Date of Award


Embargo Period


Degree Type


Degree Name

Doctor of Philosophy (PhD)


Robotics Institute


Chris Urmson, David Wettergreen


Maps are important for both human and robot navigation. Given a route, drivingassistance systems consult maps to guide human drivers to their destinations. Similarly, topological maps of a road network provide a robotic vehicle with information about where it can drive and what driving behaviors it should use. By providing the necessary information about the driving environment, maps simplify both manual and autonomous driving.

The majority of existing cartographic databases are built, using manual surveys and operator interactions, to primarily assist human navigation. Hence, the resolution of existing maps is insufficient for use in robotics applications. Also, the coverage of these maps fails to extend to places where robotics applications require detailed geometric information.

To augment the resolution and coverage of existing maps, this thesis investigates computer vision algorithms to automatically build lane-level detailed maps of highways and parking lots by analyzing publicly available cartographic resources, such as orthoimagery.

Our map-building methods recognize image patterns and objects that are tightly coupled with the structure of the underlying road network by 1) identifying, without human intervention, locally consistent image cues and 2) linking them based on the obtained local evidence and prior information about roadways. We demonstrate the accuracy of our bootstrapping approach in building lane-level detailed roadwaymaps through experiments.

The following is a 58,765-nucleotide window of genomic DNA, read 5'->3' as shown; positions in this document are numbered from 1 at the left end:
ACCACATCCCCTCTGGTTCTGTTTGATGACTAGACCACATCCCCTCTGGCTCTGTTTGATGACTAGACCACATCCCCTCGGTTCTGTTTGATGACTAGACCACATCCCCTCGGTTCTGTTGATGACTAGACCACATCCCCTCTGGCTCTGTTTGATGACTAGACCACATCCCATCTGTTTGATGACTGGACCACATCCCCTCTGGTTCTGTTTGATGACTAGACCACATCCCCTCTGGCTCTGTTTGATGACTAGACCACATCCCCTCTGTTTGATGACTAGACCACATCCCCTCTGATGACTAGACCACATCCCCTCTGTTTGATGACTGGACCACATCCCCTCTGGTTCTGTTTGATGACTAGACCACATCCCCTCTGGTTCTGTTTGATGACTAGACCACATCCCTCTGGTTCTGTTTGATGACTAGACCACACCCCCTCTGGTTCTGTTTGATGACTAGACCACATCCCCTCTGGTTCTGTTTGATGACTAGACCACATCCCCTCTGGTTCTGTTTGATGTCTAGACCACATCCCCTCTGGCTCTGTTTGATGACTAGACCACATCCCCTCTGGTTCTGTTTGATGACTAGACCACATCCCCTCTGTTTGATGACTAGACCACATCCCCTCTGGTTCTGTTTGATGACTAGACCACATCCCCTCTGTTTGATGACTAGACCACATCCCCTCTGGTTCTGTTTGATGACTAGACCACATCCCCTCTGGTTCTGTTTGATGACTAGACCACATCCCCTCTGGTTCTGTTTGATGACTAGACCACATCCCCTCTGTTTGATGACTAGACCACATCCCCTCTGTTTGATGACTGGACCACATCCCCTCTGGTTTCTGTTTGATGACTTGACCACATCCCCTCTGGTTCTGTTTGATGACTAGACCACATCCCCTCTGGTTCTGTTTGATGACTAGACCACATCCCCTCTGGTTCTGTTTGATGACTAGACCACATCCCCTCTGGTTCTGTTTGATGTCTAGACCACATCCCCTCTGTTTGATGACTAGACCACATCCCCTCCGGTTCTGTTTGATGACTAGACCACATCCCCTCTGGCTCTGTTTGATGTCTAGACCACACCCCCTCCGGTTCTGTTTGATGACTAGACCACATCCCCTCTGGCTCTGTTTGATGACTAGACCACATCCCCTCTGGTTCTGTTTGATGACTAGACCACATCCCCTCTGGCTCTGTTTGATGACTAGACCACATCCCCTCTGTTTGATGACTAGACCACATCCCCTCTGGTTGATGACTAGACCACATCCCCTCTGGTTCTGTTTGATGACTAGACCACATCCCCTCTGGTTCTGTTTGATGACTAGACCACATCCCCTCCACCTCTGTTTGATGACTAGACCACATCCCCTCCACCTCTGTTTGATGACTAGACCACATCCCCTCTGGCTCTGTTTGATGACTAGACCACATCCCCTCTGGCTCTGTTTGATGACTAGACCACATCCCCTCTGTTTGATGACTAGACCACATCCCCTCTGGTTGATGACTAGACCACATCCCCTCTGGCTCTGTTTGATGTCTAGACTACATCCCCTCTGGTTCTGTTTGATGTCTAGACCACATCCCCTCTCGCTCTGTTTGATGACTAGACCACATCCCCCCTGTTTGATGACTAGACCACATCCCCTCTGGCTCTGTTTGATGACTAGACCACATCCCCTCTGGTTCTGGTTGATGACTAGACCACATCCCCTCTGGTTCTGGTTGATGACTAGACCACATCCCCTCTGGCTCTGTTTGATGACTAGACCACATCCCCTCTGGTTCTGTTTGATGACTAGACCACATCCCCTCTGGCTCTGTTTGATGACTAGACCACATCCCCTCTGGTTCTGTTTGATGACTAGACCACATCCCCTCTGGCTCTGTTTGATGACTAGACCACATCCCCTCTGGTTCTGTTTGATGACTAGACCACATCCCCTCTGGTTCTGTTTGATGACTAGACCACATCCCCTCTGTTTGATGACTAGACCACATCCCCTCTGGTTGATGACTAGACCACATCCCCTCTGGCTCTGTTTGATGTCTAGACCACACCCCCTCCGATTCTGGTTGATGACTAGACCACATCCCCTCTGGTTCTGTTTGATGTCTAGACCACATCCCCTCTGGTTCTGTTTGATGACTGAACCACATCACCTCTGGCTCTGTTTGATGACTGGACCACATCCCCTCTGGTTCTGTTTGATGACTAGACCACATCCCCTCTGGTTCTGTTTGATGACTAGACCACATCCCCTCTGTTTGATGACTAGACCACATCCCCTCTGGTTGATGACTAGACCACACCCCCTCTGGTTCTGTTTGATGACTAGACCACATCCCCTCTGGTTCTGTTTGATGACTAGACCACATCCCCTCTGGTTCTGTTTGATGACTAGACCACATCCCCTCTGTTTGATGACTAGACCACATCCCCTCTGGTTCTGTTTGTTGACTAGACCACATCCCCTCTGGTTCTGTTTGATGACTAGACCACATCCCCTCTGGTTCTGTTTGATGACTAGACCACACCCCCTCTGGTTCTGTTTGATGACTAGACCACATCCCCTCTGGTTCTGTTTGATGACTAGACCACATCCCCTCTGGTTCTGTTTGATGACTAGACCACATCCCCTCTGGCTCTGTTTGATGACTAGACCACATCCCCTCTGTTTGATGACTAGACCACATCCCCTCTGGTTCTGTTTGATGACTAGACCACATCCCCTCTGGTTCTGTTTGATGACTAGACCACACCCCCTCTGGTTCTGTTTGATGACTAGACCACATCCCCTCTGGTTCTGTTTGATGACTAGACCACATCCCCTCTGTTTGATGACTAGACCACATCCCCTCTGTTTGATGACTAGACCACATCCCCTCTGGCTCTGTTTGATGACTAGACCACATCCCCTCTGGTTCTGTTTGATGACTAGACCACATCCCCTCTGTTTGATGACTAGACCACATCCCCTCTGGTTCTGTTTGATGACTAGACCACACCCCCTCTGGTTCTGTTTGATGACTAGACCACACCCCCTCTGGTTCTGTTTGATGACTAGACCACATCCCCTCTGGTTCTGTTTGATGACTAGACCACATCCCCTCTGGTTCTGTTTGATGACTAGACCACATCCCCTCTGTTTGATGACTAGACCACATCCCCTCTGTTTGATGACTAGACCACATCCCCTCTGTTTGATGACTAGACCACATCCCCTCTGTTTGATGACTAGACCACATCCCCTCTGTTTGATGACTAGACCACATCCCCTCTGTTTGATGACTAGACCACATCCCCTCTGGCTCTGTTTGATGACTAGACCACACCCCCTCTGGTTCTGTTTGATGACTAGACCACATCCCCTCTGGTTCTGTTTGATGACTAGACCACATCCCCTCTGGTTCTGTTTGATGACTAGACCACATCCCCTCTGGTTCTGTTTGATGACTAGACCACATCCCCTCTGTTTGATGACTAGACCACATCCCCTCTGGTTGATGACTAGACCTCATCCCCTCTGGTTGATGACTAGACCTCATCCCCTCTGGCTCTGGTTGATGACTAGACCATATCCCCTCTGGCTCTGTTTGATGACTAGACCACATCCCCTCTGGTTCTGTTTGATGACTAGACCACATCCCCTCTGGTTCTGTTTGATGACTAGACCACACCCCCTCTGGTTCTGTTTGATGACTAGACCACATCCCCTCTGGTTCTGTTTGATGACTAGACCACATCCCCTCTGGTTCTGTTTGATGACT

Due to expected abnormal events on highways such as roadwork, the geometry and traffic rules of highways that appear on maps can occasionally change. This thesis also addresses the problem of updating the resulting maps with temporary changes by analyzing perspective imagery acquired from a vision sensor installed on a vehicle.

To robustly recognize highway work zones, our sign recognizer focuses on handling variations of signs’ colors and shapes. Sign recognition errors, which are inevitable, can cause our system to misread temporary highway changes. To handle potential errors, our method utilizes the temporal redundancy of sign occurrences and their corresponding classification decisions. We demonstrate the effectiveness and robustness of our approach highway workzone recognition through testing with video data recorded under various weather conditions.

Two major results of this thesis work are 1) algorithms that analyze orthoimages to produce lane-level detailed maps of highways and parking lots and 2) on-vehicle computer vision algorithms that are able to recognize temporary changes on highways. Our maps can provide detailed information about a route, in advance, to either a human driver or a self-driving vehicle. While driving on highways, our roadway-assessing algorithms enable the vehicle to update the resulting maps with temporary changes to the route.